In the book are Gloria’s amazing pictures, drawings the children made, quotes the children wrote, and dreams the children had. All the photographs were of these children. One really reached out to me. There were lots of children, reaching out for something. I think they are reaching out for food. I loved this picture so much, my mother bought it with the special-edition book. One of my favorite drawings is one of roses, probably drawn in pastel or crayon.
The book and the movie moved me so much, that I would like to go to Uganda. There is a twelve-year-old doing it, so can’t a ten-year-old? I think anyone can. Anyone can do something good. Everyone should do something good. And Gloria and so many others have.
Sunday, June 14, 2009
All were moved by the beauty of the work.
I received this note from one of the successful bidders. I'm to pass it along to Isabella, who is actually one of the most talented of all:
Thank you so much for the beautiful painting of the woman getting water. We will probably never meet, but I will think of you and your home each time I look at your painting. Art is a powerful thing. It can bring people together even though they are many miles away. My very best to you and your brothers and sisters at St. Mary Kevin.
Thursday, June 11, 2009
Kids like Claire are the reason so many of us have dug in our heels and spent many, many hours preparing for tonight’s friendraiser/fundraiser (6 – 9 PM at the Screenland Theatre, Kansas City.) The money that we’ll raise tonight by selling drawings, dolls, dinner plates, dyed fabrics and jewelry made by Claire and the other orphans, will help insure that food, education and medical care are things she doesn’t have to worry about day in and day out. She can focus her attention on her schoolwork, her friends, her jump rope, and the hope she feels in her heart for a better future.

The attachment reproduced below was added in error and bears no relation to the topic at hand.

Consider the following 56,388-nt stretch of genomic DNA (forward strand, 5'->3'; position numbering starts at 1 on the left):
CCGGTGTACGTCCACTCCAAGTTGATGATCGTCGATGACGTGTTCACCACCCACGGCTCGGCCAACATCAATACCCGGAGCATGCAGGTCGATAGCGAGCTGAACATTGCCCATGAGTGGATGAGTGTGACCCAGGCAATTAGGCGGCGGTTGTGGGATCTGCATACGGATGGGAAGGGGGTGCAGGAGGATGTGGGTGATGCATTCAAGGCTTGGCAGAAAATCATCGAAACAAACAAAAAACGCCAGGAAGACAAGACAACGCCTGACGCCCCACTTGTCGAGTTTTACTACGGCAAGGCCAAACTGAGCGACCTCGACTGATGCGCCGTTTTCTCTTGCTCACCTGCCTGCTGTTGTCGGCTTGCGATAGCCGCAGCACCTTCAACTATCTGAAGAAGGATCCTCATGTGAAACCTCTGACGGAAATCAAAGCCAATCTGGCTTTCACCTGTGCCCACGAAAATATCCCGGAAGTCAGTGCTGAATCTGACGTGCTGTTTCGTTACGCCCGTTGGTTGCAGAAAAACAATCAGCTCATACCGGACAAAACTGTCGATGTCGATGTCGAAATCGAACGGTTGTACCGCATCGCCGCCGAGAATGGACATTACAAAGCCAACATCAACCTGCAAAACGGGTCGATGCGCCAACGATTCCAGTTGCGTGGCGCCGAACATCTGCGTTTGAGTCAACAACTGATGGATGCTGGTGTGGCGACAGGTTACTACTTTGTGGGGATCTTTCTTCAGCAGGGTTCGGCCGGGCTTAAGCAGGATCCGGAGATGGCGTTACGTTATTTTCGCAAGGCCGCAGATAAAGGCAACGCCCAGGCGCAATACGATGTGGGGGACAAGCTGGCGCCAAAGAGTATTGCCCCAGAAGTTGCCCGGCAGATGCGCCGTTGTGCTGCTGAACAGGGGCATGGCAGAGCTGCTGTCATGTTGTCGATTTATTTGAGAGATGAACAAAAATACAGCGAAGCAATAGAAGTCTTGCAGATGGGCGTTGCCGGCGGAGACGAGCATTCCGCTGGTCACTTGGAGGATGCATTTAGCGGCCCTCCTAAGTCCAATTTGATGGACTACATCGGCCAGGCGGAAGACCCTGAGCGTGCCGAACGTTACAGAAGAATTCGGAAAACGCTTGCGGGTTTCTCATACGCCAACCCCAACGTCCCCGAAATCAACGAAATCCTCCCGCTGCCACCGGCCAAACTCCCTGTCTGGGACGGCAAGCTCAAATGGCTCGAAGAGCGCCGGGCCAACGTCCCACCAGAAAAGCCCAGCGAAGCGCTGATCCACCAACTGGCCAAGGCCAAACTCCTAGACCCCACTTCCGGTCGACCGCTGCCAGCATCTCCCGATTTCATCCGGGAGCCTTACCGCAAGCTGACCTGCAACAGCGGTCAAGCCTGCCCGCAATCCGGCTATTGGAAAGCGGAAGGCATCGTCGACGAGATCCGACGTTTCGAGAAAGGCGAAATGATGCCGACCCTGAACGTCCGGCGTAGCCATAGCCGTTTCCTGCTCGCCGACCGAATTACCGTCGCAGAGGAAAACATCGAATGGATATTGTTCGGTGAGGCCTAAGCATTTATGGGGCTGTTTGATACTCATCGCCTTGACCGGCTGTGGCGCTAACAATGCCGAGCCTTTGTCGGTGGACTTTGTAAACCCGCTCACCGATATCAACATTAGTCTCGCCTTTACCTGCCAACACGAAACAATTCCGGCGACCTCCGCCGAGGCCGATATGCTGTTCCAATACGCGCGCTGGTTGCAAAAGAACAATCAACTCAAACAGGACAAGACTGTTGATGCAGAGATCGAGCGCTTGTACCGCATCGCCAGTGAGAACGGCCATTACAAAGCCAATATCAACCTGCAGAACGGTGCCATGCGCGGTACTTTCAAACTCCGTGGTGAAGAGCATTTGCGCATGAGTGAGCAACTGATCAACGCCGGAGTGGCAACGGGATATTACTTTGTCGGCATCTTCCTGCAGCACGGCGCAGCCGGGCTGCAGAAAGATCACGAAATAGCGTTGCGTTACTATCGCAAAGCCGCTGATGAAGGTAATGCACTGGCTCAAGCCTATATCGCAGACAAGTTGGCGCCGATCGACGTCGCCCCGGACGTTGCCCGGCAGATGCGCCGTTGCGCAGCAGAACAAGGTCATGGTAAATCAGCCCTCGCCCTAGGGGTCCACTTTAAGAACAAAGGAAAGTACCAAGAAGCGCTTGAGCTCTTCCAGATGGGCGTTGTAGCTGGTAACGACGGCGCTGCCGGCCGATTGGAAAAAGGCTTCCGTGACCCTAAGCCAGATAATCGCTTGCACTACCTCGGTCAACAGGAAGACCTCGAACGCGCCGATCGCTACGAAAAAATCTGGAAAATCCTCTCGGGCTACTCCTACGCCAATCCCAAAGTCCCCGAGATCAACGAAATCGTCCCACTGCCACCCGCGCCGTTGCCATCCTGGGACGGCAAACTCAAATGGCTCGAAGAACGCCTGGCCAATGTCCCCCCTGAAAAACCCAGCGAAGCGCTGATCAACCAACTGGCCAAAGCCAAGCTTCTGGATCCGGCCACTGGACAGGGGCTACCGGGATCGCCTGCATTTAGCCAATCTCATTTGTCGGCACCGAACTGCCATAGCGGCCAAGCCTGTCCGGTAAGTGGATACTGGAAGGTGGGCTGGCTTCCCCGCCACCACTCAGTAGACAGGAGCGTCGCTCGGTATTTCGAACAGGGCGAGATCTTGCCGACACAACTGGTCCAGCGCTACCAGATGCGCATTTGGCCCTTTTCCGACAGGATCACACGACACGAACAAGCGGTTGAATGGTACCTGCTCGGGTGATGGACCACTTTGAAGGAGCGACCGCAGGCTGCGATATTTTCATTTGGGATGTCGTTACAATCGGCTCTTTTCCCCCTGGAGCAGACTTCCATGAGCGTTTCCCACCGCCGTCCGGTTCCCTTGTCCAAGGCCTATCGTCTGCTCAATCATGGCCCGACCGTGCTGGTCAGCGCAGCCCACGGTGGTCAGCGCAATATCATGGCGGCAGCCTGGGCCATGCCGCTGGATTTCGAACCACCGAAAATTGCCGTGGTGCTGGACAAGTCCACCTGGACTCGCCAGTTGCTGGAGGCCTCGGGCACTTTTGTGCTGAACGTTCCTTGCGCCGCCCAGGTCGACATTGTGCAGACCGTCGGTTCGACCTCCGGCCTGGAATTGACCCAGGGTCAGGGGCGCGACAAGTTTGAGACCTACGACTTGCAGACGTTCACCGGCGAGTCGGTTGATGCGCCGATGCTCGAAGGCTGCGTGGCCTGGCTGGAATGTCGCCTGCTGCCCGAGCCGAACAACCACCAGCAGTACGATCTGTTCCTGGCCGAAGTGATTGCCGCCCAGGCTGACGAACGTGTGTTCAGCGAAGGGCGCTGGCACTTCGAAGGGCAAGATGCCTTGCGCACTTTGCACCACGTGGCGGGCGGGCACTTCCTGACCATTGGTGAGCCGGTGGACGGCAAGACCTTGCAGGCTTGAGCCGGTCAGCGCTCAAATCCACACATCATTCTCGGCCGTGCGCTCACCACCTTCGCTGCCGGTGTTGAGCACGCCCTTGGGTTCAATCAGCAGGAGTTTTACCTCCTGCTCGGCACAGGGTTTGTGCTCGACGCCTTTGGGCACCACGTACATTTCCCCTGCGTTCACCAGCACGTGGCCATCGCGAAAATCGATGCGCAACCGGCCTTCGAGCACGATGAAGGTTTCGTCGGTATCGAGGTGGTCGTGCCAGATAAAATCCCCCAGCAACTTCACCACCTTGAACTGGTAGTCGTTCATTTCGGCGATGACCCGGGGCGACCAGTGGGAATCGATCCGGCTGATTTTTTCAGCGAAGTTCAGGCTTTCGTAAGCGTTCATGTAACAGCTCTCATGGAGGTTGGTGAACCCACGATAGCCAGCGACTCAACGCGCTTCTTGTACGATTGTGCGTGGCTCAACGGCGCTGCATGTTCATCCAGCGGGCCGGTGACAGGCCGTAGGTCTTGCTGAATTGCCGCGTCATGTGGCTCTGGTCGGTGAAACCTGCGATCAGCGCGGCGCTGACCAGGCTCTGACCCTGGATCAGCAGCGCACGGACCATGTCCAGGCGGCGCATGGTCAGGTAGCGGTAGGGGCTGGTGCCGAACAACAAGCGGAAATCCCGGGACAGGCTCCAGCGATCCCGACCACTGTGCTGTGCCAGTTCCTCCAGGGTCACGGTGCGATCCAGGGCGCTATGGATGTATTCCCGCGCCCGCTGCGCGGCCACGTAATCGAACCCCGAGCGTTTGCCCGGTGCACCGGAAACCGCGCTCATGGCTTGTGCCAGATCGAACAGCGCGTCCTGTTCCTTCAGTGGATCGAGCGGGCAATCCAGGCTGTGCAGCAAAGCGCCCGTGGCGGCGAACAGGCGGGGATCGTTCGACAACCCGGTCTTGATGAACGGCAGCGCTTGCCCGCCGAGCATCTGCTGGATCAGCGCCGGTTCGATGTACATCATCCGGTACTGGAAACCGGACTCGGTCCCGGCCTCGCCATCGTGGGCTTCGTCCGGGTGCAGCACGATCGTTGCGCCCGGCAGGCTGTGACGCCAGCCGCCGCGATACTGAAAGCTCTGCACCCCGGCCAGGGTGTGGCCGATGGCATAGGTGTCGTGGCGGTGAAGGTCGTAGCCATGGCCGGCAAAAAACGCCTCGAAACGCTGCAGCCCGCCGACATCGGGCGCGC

The first time I trudged onto the grounds of St. Mary Kevin, I was a jet lagged traveler who was simply overwhelmed, astonished and saddened by the situation in which the orphans lived. They were segregated on one side of the school grounds; the children with parents had the privilege of living on the other side. The two sides were like night and day. Even though both were tired, dirty and shockingly sad, the orphans’ “neighborhood” was distinctly worse. The children sat together, isolated from the non-orphans, on a dirt path in front of the small dormitory to eat their food. They were the second-class citizens.
All of that has changed now. The orphans have been integrated into the school population at SMK; they join the others at tables (though many still prefer to sit on the floor) to eat their meals, they wear nicer clothes, they have opportunities for education, they smile.
In fact, Rosemary has told me that now the orphans are envied by the others. They are no longer the dirty street kids who had nothing and were nothing; they have been so boosted up by Change the Truth that the non-orphans wish they were getting such royal treatment!
The first time I met my little friend, Nicholas, he could not speak English very well. He was painfully shy and mostly kept his head down. He tried, in very rudimentary English, to tell me the story about how his parents were killed by rebels in a war in the northern part of Uganda, his home. He couldn’t get past the part about his mother being dragged out of their home by soldiers. So we just kind of sat together crying for a while.